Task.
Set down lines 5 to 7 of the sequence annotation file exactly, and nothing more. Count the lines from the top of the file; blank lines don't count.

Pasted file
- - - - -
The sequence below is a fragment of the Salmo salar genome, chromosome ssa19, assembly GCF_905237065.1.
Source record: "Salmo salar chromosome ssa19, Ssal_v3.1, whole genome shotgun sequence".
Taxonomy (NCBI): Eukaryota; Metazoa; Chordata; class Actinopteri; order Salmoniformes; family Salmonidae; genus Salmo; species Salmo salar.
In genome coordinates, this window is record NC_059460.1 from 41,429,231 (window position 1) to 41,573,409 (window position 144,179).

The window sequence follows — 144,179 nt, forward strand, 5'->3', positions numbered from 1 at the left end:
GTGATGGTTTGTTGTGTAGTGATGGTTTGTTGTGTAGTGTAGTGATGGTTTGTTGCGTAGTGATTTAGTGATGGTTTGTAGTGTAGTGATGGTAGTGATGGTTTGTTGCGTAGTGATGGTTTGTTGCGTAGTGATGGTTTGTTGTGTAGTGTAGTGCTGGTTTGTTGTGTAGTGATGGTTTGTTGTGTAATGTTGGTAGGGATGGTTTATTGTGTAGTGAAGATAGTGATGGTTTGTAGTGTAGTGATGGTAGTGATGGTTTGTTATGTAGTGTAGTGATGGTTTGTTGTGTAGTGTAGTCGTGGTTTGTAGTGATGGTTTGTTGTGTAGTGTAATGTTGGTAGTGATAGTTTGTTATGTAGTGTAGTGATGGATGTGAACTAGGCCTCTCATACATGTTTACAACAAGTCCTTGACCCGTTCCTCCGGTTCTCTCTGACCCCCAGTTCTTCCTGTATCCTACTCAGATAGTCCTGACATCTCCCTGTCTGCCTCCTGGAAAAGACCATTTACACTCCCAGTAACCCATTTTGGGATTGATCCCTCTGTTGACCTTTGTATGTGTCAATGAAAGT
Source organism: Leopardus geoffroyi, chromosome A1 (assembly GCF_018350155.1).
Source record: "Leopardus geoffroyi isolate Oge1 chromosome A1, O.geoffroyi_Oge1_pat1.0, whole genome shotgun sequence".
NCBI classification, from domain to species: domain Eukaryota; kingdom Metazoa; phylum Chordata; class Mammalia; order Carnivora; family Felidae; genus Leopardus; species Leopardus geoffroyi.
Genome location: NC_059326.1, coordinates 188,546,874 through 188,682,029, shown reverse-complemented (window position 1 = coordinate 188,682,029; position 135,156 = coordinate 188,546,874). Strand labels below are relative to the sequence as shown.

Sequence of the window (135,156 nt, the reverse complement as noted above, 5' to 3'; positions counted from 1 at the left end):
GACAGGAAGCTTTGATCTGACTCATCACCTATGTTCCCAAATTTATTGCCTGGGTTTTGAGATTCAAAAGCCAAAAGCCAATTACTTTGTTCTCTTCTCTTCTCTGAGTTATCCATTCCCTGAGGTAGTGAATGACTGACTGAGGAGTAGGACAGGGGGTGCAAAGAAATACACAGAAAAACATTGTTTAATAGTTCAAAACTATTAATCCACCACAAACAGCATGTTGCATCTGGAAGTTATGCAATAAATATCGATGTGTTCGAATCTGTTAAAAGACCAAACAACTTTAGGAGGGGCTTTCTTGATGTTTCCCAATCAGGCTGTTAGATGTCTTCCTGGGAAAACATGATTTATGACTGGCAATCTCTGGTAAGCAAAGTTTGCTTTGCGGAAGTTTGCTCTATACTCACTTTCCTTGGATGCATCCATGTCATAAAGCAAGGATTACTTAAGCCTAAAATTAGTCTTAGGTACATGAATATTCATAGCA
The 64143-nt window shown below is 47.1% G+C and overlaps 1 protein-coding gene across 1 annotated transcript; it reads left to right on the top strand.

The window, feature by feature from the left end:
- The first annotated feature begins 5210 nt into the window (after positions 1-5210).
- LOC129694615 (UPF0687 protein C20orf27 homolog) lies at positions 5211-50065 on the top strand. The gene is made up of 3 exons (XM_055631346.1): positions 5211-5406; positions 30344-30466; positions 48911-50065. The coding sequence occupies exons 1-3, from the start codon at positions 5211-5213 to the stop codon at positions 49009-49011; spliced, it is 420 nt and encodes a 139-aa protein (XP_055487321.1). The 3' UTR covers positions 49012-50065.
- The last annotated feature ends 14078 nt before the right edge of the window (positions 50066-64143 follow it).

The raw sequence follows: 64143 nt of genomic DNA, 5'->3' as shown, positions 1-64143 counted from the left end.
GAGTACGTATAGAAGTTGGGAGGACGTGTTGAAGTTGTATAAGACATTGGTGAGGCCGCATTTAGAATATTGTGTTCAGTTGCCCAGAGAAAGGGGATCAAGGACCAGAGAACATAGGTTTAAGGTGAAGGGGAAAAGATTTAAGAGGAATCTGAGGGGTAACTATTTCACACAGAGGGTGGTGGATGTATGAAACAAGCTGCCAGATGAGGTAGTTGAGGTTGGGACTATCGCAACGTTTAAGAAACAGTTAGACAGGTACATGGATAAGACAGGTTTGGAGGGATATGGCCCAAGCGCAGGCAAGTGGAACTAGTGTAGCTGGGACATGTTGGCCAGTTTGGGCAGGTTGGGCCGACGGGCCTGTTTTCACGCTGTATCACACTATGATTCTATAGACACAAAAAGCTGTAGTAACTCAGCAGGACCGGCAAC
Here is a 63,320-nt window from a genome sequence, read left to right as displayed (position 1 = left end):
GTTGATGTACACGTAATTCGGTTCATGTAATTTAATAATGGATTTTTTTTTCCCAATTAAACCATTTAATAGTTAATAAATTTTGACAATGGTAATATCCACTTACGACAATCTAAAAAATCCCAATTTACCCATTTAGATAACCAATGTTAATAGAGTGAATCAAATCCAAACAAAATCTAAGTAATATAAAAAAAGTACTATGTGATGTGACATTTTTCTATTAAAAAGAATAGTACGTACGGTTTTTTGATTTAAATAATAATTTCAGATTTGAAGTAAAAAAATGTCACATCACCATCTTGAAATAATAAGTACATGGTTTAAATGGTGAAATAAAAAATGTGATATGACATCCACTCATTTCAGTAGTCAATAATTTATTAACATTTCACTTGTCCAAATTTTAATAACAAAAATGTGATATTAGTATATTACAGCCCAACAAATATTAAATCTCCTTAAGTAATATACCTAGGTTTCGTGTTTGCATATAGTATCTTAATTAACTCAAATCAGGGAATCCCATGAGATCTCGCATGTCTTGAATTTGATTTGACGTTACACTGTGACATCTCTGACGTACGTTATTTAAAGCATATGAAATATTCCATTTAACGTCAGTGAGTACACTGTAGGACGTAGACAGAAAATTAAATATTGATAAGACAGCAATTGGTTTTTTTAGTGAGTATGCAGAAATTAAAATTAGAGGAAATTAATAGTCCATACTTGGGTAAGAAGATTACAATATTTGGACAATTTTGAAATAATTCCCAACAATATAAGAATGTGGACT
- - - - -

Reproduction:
The window sequence follows — 144,179 nt, forward strand, 5'->3', positions numbered from 1 at the left end:
GTGATGGTTTGTTGTGTAGTGATGGTTTGTTGTGTAGTGTAGTGATGGTTTGTTGCGTAGTGATTTAGTGATGGTTTGTAGTGTAGTGATGGTAGTGATGGTTTGTTGCGTAGTGATGGTTTGTTGCGTAGTGATGGTTTGTTGTGTAGTGTAGTGCTGGTTTGTTGTGTAGTGATGGTTTGTTGTGTAATGTTGGTAGGGATGGTTTATTGTGTAGTGAAGATAGTGATGGTTTGTAGTGTAGTGATGGTAGTGATGGTTTGTTATGTAGTGTAGTGATGGTTTGTTGTGTAGTGTAGTCGTGGTTTGTAGTGATGGTTTGTTGTGTAGTGTAATGTTGGTAGTGATAGTTTGTTATGTAGTGTAGTGATGGATGTGAACTAGGCCTCTCATACATGTTTACAACAAGTCCTTGACCCGTTCCTCCGGTTCTCTCTGACCCCCAGTTCTTCCTGTATCCTACTCAGATAGTCCTGACATCTCCCTGTCTGCCTCCTGGAAAAGACCATTTACACTCCCAGTAACCCATTTTGGGATTGATCCCTCTGTTGACCTTTGTATGTGTCAATGAAAGT
Source organism: Leopardus geoffroyi, chromosome A1 (assembly GCF_018350155.1).